MultiType Class

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Problem:

Between the current DDK and the prior DDK (for example NT4DDK and W2KDDK) Microsoft changed the definitions of a function type I am using (for example in InterlockedCompareExchange()). How am I supposed to write code that will compile under both DDKs?

Resolution:

MultiType Class for Prototype Woes

A Class for Dealing with Function Prototype Changes for InterlockedCompareExchange() between DDKs

Sometimes change is for the better. When an API function changes prototypes between two DDKs, we certainly hope that the change was made for the better, because it certainly makes life more difficult for the developer. Such is the case with the kernel API call InterlockedCompareExchange, which has the following prototypes:

PVOID

FASTCALL

InterlockedCompareExchange(

IN OUT PVOID *Destination,

IN PVOID ExChange,

IN PVOID Comperand

);

In the Windows 2000 DDK, the prototype is

NTKERNELAPI

LONG

FASTCALL

InterlockedCompareExchange(

IN OUT PLONG Destination,

IN LONG ExChange,

IN LONG Comperand

);

There is a new function in the Windows 2000 DDK called InterlockedCompareExchangePointer, which has a prototype similar to that of InterlockedCompareExchange in the NT4 DDK. This function doesn't exist in the NT4 DDK, and from the prototype, it is clear that InterlockedCompareExchange was used on pointer values. The reason behind the change is most likely linked with cleaning up the kernel API for future compatibility with 64-bit addresses. The older NT4 definition was probably used interchangeably for different 32 bit data types by use of cast operators. The fact that it was originally specified using PVOID instead of LONG probably heralds from its most common usage.

Whatever the case, the end result is a mess for the developer trying to write code that compiles cleanly using either DDK. The problem arises from the fact that even if the developer knows they are performing a safe operation, for instance using the function to compare and exchange a LONG, the compiler will complain for one DDK or the other depending on how the variables are declared or cast because of type checking. This is a more serious problem for drivers written in C (as opposed to C), because C is much stricter about type checking.

Here is a code snippet that will compile cleanly with NT 2000 DDK, but not NT4 DDK:

{

LONG * pDestination;

LONG Exchange;

LONG Comperand;

LONG Return;

Return = InterlockedCompareExchange ( pDestination, Exchange,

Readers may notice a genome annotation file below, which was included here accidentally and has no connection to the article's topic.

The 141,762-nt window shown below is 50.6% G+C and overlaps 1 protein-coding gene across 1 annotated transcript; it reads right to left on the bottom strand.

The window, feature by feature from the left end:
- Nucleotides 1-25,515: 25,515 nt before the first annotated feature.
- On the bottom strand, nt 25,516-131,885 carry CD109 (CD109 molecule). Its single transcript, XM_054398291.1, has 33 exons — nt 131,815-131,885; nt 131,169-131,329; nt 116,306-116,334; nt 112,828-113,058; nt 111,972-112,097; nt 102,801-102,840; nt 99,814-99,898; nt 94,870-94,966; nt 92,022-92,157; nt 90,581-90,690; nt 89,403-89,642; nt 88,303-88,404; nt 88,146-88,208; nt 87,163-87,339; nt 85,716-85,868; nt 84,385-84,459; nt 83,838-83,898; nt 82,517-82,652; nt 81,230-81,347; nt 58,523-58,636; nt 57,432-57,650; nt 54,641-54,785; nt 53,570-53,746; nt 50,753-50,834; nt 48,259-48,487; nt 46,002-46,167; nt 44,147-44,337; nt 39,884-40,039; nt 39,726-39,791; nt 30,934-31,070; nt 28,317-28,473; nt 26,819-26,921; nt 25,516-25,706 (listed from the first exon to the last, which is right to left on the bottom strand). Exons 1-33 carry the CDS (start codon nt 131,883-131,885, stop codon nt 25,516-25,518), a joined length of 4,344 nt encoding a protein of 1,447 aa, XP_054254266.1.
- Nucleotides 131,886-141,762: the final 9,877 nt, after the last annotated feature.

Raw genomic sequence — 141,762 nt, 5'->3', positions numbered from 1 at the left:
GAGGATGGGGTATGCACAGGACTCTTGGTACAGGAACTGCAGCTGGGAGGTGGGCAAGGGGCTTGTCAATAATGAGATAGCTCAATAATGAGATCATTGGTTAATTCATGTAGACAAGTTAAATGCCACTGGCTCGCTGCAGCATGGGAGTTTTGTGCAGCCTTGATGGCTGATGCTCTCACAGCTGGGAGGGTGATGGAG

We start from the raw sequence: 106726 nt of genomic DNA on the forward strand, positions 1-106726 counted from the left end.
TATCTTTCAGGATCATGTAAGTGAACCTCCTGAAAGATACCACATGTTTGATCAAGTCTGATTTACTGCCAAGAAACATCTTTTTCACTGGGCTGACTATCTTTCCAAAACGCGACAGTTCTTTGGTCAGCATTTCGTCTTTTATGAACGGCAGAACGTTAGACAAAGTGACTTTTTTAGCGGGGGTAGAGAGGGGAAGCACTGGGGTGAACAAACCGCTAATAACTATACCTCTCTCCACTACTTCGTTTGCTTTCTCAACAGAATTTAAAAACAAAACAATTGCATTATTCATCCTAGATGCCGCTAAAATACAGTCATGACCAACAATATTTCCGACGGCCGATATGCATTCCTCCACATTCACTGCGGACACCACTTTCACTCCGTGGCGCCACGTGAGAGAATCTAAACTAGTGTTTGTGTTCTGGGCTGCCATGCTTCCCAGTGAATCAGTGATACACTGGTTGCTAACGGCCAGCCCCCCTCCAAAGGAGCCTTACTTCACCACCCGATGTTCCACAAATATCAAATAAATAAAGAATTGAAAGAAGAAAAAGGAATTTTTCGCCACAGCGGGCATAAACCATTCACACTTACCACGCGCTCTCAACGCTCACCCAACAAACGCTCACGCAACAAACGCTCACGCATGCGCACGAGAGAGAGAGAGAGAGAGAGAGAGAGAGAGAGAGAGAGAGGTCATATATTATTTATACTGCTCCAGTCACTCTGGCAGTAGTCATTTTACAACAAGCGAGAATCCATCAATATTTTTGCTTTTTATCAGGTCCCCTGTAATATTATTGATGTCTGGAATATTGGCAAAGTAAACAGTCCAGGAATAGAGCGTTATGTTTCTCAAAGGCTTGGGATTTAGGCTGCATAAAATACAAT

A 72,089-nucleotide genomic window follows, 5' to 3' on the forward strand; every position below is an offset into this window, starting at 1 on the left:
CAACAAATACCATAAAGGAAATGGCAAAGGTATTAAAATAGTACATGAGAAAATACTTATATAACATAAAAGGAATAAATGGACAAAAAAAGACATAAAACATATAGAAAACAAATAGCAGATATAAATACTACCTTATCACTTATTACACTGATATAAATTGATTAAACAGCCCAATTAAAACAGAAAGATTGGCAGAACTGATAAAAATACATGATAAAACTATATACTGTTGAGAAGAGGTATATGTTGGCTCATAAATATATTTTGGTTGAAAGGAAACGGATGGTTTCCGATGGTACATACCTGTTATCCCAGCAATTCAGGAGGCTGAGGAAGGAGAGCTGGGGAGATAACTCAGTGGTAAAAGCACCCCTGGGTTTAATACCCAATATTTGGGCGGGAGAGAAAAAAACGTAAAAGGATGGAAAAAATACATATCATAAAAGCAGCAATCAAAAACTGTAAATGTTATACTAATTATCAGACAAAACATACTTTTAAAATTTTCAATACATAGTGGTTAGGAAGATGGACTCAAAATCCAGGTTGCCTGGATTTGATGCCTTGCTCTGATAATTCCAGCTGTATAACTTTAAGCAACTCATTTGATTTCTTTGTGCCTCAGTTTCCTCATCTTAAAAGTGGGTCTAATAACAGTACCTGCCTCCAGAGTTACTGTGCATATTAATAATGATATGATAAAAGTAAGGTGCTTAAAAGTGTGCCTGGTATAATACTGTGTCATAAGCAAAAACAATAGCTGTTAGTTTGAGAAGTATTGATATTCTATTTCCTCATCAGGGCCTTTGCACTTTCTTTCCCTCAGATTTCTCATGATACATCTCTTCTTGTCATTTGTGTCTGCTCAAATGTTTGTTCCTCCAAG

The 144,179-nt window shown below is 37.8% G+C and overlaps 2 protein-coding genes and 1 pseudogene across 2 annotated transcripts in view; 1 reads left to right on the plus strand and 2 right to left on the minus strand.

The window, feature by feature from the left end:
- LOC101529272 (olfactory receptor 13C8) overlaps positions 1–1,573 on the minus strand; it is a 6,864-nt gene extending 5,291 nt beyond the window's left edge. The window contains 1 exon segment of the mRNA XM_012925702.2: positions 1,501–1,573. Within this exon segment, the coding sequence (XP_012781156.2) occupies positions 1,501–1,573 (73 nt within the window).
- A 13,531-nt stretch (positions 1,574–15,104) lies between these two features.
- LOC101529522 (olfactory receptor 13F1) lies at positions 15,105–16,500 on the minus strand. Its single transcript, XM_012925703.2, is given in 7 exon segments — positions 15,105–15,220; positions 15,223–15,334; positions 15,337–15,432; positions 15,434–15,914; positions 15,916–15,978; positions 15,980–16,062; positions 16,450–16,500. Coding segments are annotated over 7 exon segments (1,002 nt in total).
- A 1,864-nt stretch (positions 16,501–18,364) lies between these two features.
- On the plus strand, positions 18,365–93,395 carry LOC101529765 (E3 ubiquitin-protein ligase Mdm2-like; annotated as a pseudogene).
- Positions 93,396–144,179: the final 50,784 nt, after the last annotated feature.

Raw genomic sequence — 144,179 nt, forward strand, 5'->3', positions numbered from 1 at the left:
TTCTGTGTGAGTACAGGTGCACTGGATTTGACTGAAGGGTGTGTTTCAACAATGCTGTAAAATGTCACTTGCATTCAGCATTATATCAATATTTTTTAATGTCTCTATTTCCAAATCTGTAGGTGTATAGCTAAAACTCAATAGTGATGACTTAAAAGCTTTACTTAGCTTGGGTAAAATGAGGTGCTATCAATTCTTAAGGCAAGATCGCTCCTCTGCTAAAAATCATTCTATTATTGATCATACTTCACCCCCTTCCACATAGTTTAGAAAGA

Comperand);

}

There are a few possible solutions to this problem, some uglier than others. The primary aim of this solution was to not introduce DDK dependent code.

To get past the type checking of the C compiler, a template class named MultiType was designed. The class definition follows:

template <CLASS class="" T2 T1,>class MultiType

{

public:

union

{

T1 m_t1;

T2 m_t2;

} u;

MultiType(const T1 t1) { u.m_t1 = t1; }

MultiType(const T2 t2) { u.m_t2 = t2; }

operator T1 () const { return u.m_t1; }

operator T2 () const { return u.m_t2; }

};

The class is very simple, consisting of two constructors and two cast operators. Each constructor accepts one of the two data types and initializes the union data member. Each of the two cast operators returns the union data member appropriate to the data type being cast. The purpose of the class is to allow inline construction of a class instance using one data type that is capable of being implicitly cast by the compiler to either of the two data types specified in the template parameters.

Essentially, we've created an object of neutral type, allowing the compiler to implicitly cast it to agree with its declaration in the DDK we are using.

To handle the problem associated with InterlockedCompareExchange, two data types can be defined using the template class definition.

typedef MultiType<VOID**,LONG*> PpvoidPlong;

typedef MultiType<VOID*, long> PvoidLong;

Armed with these new data types, the code snippet from above can be modified to:

{

LONG * pDestination;

LONG Exchange;

LONG Comperand;

LONG Return;

Return = PvoidLong( InterlockedCompareExchange(

PpvoidPlong(pDestination), PvoidLong(Exchange),

PvoidLong(Comperand)) );

}

We have constructed class instances inline using the appropriate MultiType types defined above. The compiler implicitly casts the instance to the desired type depending on which DDK we are compiling with, and no data type errors are encountered. Code performance is maintained, since all of the inline functions will be optimized out in a Release build by the compiler. To improve the readability of the code, a macro can be defined to hide the inline constructors:

#define INTERLOCKED_COMPARE_EXCHANGE(Dest, Exch, Comp)

PvoidLong( InterlockedCompareExchange( PpvoidPlong(Dest),

PvoidLong(Exch), PvoidLong(Comp) ) )

The code snippet would then look like this

{

LONG * pDestination;

LONG Exchange;

LONG Comperand;

LONG Return;

Return = INTERLOCKED_COMPARE_EXCHANGE(

pDestination, Exchange, Comperand );

}

which is very close to the look of the original API call, with the significant difference that it compiles for both DDKs. The MultiType class could easily be used to solve the same problem if it arose for other API functions whose prototypes change. There are of course all of the inherent dangers present associated with casting, and it is of course up to the user to make sure that the type conversions are indeed safe.

Old KB# 11308
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